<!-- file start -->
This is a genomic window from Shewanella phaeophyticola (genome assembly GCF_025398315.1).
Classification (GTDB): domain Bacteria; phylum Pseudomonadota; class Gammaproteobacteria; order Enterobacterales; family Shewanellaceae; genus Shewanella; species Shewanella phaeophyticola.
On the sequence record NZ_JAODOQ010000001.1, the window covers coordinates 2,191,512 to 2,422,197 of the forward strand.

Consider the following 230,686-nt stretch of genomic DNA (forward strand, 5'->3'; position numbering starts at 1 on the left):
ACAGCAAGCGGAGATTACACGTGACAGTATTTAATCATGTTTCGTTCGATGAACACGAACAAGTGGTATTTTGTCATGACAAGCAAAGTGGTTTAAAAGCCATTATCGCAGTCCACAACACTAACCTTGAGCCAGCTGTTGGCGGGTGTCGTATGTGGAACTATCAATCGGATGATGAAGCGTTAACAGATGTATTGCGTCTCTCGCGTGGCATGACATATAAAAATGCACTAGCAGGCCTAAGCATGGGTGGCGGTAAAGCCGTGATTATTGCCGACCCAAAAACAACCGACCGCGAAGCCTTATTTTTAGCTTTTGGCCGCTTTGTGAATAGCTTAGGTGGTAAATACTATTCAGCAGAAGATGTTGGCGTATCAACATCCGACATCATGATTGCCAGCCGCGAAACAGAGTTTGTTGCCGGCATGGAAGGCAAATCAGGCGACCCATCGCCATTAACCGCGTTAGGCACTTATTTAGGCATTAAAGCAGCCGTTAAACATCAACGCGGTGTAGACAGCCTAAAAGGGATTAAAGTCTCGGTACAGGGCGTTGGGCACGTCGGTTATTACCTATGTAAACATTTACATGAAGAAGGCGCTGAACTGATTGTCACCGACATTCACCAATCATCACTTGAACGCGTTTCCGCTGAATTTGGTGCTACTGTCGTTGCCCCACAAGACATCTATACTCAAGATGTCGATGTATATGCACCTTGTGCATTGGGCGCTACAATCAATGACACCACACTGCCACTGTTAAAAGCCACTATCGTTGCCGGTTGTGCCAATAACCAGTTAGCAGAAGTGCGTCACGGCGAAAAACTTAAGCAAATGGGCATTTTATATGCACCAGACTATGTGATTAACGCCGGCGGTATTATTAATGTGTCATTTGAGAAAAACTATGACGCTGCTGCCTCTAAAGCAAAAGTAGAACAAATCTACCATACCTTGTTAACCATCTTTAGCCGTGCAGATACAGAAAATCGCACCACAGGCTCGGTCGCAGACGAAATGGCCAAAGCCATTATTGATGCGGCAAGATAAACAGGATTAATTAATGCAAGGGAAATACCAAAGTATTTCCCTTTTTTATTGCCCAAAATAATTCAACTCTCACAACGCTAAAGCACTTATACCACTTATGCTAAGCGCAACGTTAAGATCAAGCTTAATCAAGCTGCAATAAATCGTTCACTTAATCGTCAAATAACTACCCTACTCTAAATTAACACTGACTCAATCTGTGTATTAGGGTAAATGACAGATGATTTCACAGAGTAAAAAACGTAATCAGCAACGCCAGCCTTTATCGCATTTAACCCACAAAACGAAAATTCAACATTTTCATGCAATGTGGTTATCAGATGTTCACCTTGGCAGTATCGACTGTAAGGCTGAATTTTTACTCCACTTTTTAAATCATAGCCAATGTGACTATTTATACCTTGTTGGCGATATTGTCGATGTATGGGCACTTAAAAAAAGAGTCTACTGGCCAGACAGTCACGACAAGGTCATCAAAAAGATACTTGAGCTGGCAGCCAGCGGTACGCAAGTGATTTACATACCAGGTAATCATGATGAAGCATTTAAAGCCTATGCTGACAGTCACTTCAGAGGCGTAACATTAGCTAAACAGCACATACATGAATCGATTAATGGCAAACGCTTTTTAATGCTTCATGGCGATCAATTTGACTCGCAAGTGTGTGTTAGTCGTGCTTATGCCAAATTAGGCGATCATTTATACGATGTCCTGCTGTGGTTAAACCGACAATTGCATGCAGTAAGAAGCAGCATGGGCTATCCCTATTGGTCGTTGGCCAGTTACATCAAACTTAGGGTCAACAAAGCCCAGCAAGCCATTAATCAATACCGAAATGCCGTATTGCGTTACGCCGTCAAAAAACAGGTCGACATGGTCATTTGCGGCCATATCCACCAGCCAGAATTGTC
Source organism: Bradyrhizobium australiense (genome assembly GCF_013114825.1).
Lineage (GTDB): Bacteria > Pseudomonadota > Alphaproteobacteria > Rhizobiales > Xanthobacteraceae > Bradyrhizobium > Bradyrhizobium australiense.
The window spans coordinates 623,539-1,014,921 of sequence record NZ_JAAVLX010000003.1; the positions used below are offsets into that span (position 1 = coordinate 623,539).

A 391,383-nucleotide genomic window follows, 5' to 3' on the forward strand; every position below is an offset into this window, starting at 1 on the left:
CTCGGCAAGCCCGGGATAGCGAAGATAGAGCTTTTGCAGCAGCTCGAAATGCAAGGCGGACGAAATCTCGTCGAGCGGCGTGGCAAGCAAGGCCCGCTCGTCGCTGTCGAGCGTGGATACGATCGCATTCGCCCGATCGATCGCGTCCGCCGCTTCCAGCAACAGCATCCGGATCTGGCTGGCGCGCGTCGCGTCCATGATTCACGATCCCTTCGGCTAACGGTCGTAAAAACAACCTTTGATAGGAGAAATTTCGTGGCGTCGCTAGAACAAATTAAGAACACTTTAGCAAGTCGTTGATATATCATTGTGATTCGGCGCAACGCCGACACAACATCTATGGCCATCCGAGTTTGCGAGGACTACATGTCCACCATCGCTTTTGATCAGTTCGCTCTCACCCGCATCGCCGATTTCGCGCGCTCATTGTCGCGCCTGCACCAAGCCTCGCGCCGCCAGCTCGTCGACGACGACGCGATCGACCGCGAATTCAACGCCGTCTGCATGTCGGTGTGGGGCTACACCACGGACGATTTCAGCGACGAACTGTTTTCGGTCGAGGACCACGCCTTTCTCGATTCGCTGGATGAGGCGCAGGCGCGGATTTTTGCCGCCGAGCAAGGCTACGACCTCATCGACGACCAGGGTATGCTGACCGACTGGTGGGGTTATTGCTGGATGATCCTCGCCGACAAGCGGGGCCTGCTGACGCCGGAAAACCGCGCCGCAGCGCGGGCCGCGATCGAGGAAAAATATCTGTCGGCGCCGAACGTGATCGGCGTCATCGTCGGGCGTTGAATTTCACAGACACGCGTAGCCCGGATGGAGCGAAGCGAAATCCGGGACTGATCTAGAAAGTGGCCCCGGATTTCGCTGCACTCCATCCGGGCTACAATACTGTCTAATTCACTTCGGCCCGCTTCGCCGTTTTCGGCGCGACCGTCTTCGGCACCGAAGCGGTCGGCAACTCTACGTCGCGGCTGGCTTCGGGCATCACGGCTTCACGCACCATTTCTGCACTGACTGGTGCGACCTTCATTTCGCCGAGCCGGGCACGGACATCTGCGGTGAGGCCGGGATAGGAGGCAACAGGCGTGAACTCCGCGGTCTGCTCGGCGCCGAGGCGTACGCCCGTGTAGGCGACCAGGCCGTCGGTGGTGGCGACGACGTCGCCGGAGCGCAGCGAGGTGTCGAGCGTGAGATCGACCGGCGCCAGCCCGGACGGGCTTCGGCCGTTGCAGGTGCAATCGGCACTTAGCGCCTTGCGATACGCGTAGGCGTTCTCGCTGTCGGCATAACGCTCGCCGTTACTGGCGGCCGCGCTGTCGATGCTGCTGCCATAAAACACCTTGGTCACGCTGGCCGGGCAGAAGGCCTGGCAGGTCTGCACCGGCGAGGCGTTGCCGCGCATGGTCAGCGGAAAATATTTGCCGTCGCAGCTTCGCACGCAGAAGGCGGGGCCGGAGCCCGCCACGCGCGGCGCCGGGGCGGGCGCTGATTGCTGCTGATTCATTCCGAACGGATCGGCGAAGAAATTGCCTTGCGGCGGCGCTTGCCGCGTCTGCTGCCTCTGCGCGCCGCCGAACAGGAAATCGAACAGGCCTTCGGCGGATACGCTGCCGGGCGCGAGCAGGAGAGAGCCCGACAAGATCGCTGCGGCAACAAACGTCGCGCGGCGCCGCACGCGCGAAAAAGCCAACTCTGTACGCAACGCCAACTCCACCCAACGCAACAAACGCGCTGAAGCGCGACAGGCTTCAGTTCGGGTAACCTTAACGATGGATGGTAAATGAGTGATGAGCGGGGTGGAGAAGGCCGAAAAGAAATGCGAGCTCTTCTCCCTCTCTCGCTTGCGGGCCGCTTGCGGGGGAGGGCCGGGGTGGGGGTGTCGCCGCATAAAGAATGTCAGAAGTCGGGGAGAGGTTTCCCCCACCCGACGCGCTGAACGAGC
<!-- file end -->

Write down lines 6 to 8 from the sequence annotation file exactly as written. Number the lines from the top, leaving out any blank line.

Source organism: Bradyrhizobium australiense (genome assembly GCF_013114825.1).
Lineage (GTDB): Bacteria > Pseudomonadota > Alphaproteobacteria > Rhizobiales > Xanthobacteraceae > Bradyrhizobium > Bradyrhizobium australiense.
The window spans coordinates 623,539-1,014,921 of sequence record NZ_JAAVLX010000003.1; the positions used below are offsets into that span (position 1 = coordinate 623,539).